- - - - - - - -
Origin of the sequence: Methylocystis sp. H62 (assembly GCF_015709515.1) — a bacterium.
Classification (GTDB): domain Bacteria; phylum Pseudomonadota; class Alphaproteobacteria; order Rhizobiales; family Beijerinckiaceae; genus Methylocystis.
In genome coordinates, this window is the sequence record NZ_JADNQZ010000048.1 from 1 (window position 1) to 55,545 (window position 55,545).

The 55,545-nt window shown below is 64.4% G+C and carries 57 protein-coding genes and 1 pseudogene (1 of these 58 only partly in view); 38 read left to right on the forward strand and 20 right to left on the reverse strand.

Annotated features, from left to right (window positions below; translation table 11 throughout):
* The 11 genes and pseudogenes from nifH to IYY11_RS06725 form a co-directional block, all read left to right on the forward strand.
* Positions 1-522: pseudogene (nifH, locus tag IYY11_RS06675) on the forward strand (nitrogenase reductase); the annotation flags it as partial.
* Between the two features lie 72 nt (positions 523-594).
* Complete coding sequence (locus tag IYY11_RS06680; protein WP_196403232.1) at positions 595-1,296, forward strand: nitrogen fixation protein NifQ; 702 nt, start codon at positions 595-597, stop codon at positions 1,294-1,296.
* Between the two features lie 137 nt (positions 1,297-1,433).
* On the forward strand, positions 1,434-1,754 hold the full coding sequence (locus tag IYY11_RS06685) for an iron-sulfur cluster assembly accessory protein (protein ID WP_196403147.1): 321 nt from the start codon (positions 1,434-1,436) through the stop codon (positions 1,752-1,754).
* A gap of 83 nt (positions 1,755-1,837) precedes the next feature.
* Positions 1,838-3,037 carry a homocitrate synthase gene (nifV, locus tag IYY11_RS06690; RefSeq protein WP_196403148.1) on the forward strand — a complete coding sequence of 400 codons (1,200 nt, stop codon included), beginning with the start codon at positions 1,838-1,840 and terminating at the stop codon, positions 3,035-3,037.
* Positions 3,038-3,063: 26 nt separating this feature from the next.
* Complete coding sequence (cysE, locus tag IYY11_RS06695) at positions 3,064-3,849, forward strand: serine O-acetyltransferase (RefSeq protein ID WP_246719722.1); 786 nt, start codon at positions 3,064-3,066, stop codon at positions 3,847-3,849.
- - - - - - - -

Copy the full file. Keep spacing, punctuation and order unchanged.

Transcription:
Origin of the sequence: Methylocystis sp. H62 (assembly GCF_015709515.1) — a bacterium.
Classification (GTDB): domain Bacteria; phylum Pseudomonadota; class Alphaproteobacteria; order Rhizobiales; family Beijerinckiaceae; genus Methylocystis.
In genome coordinates, this window is the sequence record NZ_JADNQZ010000048.1 from 1 (window position 1) to 55,545 (window position 55,545).

The 55,545-nt window shown below is 64.4% G+C and carries 57 protein-coding genes and 1 pseudogene (1 of these 58 only partly in view); 38 read left to right on the forward strand and 20 right to left on the reverse strand.

Annotated features, from left to right (window positions below; translation table 11 throughout):
* The 11 genes and pseudogenes from nifH to IYY11_RS06725 form a co-directional block, all read left to right on the forward strand.
* Positions 1-522: pseudogene (nifH, locus tag IYY11_RS06675) on the forward strand (nitrogenase reductase); the annotation flags it as partial.
* Between the two features lie 72 nt (positions 523-594).
* Complete coding sequence (locus tag IYY11_RS06680; protein WP_196403232.1) at positions 595-1,296, forward strand: nitrogen fixation protein NifQ; 702 nt, start codon at positions 595-597, stop codon at positions 1,294-1,296.
* Between the two features lie 137 nt (positions 1,297-1,433).
* On the forward strand, positions 1,434-1,754 hold the full coding sequence (locus tag IYY11_RS06685) for an iron-sulfur cluster assembly accessory protein (protein ID WP_196403147.1): 321 nt from the start codon (positions 1,434-1,436) through the stop codon (positions 1,752-1,754).
* A gap of 83 nt (positions 1,755-1,837) precedes the next feature.
* Positions 1,838-3,037 carry a homocitrate synthase gene (nifV, locus tag IYY11_RS06690; RefSeq protein WP_196403148.1) on the forward strand — a complete coding sequence of 400 codons (1,200 nt, stop codon included), beginning with the start codon at positions 1,838-1,840 and terminating at the stop codon, positions 3,035-3,037.
* Positions 3,038-3,063: 26 nt separating this feature from the next.
* Complete coding sequence (cysE, locus tag IYY11_RS06695) at positions 3,064-3,849, forward strand: serine O-acetyltransferase (RefSeq protein ID WP_246719722.1); 786 nt, start codon at positions 3,064-3,066, stop codon at positions 3,847-3,849.